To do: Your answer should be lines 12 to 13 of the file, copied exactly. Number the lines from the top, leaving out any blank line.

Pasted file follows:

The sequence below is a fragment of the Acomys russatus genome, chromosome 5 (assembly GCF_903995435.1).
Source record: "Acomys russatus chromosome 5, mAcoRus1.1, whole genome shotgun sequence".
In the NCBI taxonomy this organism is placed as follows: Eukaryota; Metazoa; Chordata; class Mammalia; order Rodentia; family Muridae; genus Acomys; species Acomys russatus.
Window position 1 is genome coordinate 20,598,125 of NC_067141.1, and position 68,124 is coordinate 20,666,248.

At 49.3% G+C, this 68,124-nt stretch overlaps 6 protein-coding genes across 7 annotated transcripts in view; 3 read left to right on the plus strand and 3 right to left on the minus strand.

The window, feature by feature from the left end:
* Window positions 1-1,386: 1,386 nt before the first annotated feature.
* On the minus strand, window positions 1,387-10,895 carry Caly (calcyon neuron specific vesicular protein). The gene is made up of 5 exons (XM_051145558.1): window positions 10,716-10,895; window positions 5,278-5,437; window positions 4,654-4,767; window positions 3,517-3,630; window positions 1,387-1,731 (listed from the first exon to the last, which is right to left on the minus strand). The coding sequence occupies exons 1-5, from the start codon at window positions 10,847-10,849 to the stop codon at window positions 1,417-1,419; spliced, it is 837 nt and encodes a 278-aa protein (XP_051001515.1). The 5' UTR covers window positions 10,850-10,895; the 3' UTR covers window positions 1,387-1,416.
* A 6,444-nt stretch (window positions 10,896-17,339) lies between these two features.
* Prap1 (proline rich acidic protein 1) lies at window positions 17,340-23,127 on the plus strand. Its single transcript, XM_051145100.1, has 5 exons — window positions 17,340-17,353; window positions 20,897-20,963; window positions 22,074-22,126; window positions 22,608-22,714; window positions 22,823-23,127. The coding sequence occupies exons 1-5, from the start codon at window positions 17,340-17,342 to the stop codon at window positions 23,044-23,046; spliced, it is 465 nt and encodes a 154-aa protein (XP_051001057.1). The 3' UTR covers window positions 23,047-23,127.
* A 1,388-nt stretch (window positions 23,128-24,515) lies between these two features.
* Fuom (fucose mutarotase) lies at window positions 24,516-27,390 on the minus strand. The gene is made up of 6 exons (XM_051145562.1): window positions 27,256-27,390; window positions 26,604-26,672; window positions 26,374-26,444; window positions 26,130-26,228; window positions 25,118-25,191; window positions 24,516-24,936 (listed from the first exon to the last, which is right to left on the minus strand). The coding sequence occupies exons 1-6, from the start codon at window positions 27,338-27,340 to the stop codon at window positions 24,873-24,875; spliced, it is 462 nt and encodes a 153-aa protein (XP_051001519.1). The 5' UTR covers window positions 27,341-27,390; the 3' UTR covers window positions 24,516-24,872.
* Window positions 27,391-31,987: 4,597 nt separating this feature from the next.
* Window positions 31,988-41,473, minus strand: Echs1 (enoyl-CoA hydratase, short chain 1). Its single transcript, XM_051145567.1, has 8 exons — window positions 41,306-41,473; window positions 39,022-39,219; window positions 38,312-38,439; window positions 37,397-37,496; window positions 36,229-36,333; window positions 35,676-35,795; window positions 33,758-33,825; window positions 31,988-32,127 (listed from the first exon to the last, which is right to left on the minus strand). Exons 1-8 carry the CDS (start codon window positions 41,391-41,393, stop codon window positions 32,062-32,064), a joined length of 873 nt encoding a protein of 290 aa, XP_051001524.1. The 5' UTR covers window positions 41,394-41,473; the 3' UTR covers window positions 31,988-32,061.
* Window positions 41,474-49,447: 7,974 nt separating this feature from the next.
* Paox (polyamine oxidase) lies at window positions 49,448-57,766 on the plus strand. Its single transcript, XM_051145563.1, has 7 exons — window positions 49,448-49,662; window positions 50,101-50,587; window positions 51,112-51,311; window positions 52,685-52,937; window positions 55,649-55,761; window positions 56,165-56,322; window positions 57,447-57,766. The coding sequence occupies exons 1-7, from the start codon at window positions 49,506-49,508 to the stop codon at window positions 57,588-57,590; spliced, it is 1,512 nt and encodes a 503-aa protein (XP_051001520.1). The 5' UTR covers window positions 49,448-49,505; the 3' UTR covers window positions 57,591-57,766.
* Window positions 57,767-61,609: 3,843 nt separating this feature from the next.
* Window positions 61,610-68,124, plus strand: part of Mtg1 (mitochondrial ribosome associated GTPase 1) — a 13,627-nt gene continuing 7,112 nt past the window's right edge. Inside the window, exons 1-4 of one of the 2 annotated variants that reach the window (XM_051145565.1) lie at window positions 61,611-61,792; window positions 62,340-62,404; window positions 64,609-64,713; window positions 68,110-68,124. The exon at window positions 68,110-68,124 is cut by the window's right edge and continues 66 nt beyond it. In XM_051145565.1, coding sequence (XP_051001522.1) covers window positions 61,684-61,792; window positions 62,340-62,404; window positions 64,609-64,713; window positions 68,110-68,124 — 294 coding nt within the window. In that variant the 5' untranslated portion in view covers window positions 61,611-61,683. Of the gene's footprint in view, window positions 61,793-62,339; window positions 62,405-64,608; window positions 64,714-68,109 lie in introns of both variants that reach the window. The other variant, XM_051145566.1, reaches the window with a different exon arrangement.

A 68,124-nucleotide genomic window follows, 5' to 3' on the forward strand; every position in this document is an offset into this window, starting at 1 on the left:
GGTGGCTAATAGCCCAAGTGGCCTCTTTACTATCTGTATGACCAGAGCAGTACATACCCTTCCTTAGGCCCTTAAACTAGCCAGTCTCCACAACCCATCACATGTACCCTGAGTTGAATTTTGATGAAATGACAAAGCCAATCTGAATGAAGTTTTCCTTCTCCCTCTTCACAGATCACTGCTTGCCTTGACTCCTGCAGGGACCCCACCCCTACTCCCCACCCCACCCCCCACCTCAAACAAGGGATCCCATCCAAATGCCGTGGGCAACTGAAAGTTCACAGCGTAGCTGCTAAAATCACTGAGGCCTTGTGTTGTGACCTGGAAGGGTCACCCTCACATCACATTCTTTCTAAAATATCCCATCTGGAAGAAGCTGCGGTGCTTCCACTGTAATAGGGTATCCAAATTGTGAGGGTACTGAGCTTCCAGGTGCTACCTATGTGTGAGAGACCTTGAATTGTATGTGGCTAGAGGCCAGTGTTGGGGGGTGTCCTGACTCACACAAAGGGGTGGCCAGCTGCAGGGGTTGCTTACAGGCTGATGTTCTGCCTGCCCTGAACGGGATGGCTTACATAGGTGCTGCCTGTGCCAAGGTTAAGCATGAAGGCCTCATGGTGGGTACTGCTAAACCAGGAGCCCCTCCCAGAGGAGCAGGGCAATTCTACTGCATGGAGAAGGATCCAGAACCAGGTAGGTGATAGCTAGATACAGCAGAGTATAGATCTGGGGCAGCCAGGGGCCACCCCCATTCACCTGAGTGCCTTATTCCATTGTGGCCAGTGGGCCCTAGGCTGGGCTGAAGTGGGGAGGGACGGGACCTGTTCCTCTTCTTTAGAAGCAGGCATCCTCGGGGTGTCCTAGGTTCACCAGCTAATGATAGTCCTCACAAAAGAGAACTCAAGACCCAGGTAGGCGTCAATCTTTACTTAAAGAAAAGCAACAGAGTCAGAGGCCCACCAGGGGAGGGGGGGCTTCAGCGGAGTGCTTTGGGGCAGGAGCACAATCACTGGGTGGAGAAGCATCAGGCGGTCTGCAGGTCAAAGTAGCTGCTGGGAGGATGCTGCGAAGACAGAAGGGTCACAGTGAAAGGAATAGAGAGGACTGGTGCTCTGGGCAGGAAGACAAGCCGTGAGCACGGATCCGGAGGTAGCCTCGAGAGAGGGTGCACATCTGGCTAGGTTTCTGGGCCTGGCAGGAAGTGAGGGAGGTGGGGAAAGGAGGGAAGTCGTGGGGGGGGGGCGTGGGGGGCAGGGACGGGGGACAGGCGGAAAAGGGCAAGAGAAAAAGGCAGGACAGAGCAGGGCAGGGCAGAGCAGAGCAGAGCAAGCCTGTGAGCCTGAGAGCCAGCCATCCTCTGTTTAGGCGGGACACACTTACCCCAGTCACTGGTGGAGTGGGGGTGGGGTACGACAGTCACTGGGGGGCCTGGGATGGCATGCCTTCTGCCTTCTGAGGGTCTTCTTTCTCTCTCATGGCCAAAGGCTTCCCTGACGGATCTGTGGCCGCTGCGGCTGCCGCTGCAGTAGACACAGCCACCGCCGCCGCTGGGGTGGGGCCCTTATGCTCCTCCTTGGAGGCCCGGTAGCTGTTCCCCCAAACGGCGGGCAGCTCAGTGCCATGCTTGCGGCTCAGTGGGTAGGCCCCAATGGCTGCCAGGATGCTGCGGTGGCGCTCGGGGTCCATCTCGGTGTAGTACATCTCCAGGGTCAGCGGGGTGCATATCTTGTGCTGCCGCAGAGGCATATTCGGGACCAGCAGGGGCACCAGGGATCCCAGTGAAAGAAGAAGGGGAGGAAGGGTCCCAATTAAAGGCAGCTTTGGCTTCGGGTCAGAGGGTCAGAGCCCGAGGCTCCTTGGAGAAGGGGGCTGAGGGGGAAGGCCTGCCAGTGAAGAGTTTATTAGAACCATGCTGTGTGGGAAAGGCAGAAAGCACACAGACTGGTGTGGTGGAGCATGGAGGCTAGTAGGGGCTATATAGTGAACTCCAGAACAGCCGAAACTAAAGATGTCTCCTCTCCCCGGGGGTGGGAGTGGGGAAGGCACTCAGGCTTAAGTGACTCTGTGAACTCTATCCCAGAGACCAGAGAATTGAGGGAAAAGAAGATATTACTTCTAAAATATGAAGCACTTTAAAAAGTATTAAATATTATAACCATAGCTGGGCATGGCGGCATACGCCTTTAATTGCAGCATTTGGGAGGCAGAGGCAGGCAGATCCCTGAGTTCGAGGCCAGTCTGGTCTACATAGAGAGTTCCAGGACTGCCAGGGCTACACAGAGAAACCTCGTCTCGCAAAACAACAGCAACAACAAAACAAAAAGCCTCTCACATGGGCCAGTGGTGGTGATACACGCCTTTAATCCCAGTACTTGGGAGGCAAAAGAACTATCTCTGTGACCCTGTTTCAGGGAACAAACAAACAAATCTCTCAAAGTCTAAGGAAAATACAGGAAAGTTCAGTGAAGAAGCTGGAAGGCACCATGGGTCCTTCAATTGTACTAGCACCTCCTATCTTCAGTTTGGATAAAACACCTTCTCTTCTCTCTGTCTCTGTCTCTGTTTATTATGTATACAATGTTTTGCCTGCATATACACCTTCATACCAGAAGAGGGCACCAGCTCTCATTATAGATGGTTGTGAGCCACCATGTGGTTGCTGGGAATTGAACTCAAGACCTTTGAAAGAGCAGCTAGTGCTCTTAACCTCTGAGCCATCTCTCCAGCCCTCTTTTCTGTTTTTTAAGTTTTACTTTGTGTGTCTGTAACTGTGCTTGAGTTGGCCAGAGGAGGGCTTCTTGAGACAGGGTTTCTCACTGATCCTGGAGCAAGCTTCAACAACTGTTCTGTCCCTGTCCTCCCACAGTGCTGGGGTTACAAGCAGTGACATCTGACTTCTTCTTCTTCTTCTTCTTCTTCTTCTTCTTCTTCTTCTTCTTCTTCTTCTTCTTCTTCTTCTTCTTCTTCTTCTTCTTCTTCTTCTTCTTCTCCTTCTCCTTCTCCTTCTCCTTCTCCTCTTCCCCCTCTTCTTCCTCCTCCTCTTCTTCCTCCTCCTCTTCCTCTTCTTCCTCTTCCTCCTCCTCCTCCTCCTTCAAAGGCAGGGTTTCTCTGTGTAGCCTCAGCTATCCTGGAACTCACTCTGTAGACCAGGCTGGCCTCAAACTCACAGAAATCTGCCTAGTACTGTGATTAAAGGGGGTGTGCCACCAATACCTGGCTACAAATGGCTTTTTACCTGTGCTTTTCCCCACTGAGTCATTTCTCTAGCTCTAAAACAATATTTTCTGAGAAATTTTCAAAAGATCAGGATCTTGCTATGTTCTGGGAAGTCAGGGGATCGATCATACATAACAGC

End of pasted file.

* Fuom (fucose mutarotase) lies at window positions 24,516-27,390 on the minus strand. The gene is made up of 6 exons (XM_051145562.1): window positions 27,256-27,390; window positions 26,604-26,672; window positions 26,374-26,444; window positions 26,130-26,228; window positions 25,118-25,191; window positions 24,516-24,936 (listed from the first exon to the last, which is right to left on the minus strand). The coding sequence occupies exons 1-6, from the start codon at window positions 27,338-27,340 to the stop codon at window positions 24,873-24,875; spliced, it is 462 nt and encodes a 153-aa protein (XP_051001519.1). The 5' UTR covers window positions 27,341-27,390; the 3' UTR covers window positions 24,516-24,872.
* Window positions 27,391-31,987: 4,597 nt separating this feature from the next.